Deposit taken for mould - help

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    #16
    Mould invariably due to life style.

    Mould is invariably due to lifestyle. I had a tenant in a bungalow of mine who swore black & blue there was a damp problem due to the building. Mould kept growing on the walls. When he moved out there has been was no more mould with new tenant in last two years. If people are going to dry clothes in a flat without windows wide open they are asking for trouble. Best not to dry clothes in the flat at all. Get a condenser washer dryer or use washing line outside or go to launderette. Also follow other guidelines below. One other tip is to switch to economy 10 instead of economy 7. This gives 10 hours of low tariff electricity including a boost in the afternoon & evening so as to get more even heat through out the day in 'all electric' flats.
    I put the following in my tenancy agreements due to problems in other flats with mould:

    Problems caused by mildew
    Mildew is a common problem in the form of black patches that grow on walls and shower curtains and around window frames. It is also inclined to grow in areas of poor air circulation due to furniture placed close to walls. Mildew can ruin paintwork & curtains. It forms when there is a high moisture content in air which then condenses on cold surfaces such as the inside surfaces of outside walls. Moisture in the air comes from a number of sources. In for example a 2 person household there is about 4litres of water put into the air every day (without taking into account any heating) i.e. Breathing (asleep) 0.12 kg, Breathing (awake) 0.35 kg, Cooking 1.2 kg, Personal washing 0.4 kg, Washing a drying clothes 2 kg
    Ways to avoid mildew
    1) Regularly air the flat by leaving windows open even just a small amount. This is essential to permit moisture to escape.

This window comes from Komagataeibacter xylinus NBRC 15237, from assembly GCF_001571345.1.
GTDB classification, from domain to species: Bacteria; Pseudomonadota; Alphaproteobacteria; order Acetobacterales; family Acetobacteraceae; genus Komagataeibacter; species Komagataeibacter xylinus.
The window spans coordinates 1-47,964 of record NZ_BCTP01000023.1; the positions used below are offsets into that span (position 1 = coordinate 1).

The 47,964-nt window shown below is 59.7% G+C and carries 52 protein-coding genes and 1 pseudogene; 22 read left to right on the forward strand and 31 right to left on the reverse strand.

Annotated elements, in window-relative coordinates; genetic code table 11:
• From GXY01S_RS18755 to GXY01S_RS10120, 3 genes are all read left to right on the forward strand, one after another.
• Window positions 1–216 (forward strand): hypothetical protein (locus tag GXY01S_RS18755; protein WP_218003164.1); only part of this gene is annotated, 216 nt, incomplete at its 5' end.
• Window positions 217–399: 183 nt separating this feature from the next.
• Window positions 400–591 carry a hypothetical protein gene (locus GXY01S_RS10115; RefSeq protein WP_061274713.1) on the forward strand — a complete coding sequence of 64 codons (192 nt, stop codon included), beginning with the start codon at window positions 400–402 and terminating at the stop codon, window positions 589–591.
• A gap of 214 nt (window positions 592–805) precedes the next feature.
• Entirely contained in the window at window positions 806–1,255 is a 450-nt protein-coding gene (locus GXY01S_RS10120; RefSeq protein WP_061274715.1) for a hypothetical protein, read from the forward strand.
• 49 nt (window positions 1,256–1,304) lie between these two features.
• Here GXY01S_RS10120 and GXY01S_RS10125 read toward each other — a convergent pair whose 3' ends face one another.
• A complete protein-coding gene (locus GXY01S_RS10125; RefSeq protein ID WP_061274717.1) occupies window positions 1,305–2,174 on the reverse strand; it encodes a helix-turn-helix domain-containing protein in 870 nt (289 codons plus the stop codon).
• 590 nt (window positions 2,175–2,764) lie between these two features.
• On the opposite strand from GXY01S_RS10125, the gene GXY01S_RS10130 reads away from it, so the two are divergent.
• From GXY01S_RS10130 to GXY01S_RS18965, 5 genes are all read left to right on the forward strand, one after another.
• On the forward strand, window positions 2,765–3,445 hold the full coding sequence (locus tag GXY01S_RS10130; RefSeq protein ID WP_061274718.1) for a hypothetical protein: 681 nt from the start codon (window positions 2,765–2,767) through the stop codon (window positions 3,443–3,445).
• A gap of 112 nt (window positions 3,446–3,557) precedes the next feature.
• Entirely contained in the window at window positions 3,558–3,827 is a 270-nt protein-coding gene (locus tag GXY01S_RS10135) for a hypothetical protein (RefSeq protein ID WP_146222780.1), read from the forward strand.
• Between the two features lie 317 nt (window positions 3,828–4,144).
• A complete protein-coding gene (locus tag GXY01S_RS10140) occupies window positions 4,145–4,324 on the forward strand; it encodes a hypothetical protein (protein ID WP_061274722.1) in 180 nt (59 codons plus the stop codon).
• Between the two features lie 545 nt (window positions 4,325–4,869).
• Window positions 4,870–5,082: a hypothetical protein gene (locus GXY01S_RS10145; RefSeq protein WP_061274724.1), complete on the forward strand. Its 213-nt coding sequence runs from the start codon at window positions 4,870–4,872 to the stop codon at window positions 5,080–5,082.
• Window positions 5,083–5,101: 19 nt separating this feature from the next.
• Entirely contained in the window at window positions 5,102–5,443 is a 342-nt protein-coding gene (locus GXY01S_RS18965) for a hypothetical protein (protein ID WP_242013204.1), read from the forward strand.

2) Open the bathroom window and close the bathroom door during and after showering or bathing.
    3) Open the kitchen window and close the kitchen door during and after cooking.
    4) Heat the flat sufficiently.
    5) Avoid drying clothes in the flat. If no alternative, keep door shut & open window.
    6) Permit air to circulate around the walls by not placing furniture and other objects close to the walls.
    7) Leave window trickle vents open where fitted.

    Costs of redecoration due to damage caused by mildew will be charged to the tenants.

    Comment


      #17
      Originally posted by Pobinr View Post
      Mould is invariably due to lifestyle. I had a tenant in a bungalow of mine who swore black & blue there was a damp problem due to the building. Mould kept growing on the walls. When he moved out there has been was no more mould with new tenant in last two years. If people are going to dry clothes in a flat without windows wide open they are asking for trouble. Best not to dry clothes in the flat at all. Get a condenser washer dryer or use washing line outside or go to launderette. Also follow other guidelines below. One other tip is to switch to economy 10 instead of economy 7. This gives 10 hours of low tariff electricity including a boost in the afternoon & evening so as to get more even heat through out the day in 'all electric' flats.